My own experience offers yet another dimension, namely, that the majority of the “junior clergy” are most supportive of Catholic schools, however, they do not know exactly what they can or should be doing to advance the cause, either because they did not attend Catholic schools themselves or went in an era when clerical involvement was low or even non-existent.
CWR: Can you tell readers a bit about the presentations and content of the conference?
This conference for priests and seminarians will take place at Immaculate Conception Seminary in Hungtington, Long Island, from August 18 to August 19.
It is an overnight program – “The Role of the Priest in Today’s Catholic School” – which includes workshops dealing with the following topics: Conciliar and Papal Teaching on Catholic Education; The History of Catholic Education in the United States; The Priest’s Presence in the School Community (Students, Faculty, Administration, Parents); The Priest as the Public Relations Man of the School; Financial Concerns; Models of Governance and Best Practices.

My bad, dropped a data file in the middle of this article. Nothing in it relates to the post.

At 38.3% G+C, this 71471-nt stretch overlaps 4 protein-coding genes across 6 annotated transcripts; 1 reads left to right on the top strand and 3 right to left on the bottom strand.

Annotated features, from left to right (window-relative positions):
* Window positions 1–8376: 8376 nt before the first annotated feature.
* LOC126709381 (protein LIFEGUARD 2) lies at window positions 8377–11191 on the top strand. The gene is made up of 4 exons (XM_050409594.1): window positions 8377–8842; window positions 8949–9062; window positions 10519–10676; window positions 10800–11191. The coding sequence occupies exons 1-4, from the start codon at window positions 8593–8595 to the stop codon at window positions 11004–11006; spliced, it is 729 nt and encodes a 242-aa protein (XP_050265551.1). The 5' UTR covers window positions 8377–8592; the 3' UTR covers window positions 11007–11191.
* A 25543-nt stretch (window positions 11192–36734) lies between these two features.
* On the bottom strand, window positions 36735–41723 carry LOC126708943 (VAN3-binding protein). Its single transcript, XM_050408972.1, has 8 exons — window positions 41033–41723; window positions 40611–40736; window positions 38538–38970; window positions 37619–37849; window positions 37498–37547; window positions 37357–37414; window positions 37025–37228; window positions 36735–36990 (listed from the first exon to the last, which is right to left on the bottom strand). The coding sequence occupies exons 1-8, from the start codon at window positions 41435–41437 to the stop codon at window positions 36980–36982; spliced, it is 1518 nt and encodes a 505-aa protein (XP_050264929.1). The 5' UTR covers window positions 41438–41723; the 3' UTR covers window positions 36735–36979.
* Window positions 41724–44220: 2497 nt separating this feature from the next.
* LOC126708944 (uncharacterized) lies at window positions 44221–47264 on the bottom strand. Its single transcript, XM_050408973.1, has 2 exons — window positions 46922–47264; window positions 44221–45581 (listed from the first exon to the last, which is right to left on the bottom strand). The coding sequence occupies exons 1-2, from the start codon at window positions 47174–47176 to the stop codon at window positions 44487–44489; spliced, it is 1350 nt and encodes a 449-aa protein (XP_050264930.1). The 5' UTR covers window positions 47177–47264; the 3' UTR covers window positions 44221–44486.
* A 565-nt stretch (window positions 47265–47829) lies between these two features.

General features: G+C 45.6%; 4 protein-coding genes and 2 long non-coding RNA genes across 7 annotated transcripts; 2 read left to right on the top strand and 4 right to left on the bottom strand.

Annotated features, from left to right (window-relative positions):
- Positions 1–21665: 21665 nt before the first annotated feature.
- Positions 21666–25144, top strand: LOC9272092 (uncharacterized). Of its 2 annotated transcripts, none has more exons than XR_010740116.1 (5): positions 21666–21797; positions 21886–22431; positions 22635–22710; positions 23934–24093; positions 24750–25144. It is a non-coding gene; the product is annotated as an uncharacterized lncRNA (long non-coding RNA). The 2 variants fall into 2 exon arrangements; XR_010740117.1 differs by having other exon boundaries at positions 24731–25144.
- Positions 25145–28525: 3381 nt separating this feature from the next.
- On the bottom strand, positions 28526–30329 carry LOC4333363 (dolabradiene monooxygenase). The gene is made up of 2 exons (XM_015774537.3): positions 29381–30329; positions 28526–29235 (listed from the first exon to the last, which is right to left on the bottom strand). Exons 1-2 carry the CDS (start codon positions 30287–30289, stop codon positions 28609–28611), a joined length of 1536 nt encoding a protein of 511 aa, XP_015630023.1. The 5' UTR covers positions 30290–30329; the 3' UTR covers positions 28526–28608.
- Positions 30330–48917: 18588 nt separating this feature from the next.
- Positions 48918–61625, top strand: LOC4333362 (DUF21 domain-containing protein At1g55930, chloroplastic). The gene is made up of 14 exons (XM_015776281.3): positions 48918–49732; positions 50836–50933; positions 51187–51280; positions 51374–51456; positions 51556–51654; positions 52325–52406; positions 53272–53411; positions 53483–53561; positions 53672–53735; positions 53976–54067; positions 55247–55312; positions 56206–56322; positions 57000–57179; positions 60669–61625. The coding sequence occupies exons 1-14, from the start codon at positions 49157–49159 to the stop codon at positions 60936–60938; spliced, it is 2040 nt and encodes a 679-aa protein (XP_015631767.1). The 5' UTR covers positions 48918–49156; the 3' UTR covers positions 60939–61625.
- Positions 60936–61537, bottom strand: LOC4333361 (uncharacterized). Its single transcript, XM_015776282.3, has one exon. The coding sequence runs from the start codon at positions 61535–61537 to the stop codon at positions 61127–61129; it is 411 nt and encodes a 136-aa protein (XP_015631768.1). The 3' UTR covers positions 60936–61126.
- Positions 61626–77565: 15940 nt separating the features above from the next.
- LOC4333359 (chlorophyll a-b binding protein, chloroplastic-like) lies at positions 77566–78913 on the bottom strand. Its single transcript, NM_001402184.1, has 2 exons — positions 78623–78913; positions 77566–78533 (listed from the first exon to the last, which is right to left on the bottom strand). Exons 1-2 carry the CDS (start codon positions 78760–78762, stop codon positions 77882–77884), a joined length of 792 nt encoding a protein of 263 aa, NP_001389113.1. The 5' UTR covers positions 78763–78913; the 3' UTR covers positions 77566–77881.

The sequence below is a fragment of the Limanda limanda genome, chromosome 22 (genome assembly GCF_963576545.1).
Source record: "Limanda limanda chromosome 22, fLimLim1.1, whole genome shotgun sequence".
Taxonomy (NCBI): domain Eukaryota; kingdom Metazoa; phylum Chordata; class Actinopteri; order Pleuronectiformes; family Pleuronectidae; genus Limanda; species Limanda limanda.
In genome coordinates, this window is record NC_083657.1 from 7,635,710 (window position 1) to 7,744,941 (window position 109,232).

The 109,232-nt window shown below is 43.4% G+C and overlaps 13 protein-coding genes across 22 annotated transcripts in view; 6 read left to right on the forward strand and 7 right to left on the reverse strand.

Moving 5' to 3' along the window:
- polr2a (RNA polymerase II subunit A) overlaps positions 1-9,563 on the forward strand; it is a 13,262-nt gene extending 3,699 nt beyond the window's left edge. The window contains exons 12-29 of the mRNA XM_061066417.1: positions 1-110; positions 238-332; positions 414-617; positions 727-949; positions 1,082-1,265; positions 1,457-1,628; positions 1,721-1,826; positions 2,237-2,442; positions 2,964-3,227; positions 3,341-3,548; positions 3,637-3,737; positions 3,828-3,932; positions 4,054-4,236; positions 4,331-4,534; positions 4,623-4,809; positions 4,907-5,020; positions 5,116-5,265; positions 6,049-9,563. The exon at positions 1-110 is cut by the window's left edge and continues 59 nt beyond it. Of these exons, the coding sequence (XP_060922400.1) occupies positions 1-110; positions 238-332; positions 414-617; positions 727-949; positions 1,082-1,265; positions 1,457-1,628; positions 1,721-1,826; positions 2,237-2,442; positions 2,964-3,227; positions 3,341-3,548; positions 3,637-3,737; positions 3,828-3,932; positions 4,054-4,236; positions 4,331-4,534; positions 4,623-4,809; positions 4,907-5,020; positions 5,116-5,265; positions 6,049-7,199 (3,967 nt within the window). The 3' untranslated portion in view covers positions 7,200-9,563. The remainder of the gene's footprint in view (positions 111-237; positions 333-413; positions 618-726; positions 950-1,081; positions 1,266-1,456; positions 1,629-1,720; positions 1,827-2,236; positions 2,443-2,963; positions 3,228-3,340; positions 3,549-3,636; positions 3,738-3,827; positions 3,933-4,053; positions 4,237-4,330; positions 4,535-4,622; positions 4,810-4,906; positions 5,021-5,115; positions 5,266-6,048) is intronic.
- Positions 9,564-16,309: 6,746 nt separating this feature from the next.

CWR: How important is the role of the clergy in the vitality and success of parochial schools? How and why has that changed over the past few decades?
In one of Cardinal Newman’s lectures, which became his famous Idea of a University, he makes the point that without the presence of the “institutional” Church in life of a Catholic university, the project is bound to lose its moorings. That is equally true of Catholic education at the lower levels. In the 1970s, it was not uncommon for liberated nuns to tell priests they were not welcome in the schools and that their only role was to pay the bills. Many priests of that generation became quite embittered and harbor those resentments to this day.
With the absence of priests, orthodoxy and Catholic identity waned in many places, leading to a further crisis in the schools. The mass exodus of women religious from the schools is yet another reason why the presence of priests is even more important than ever.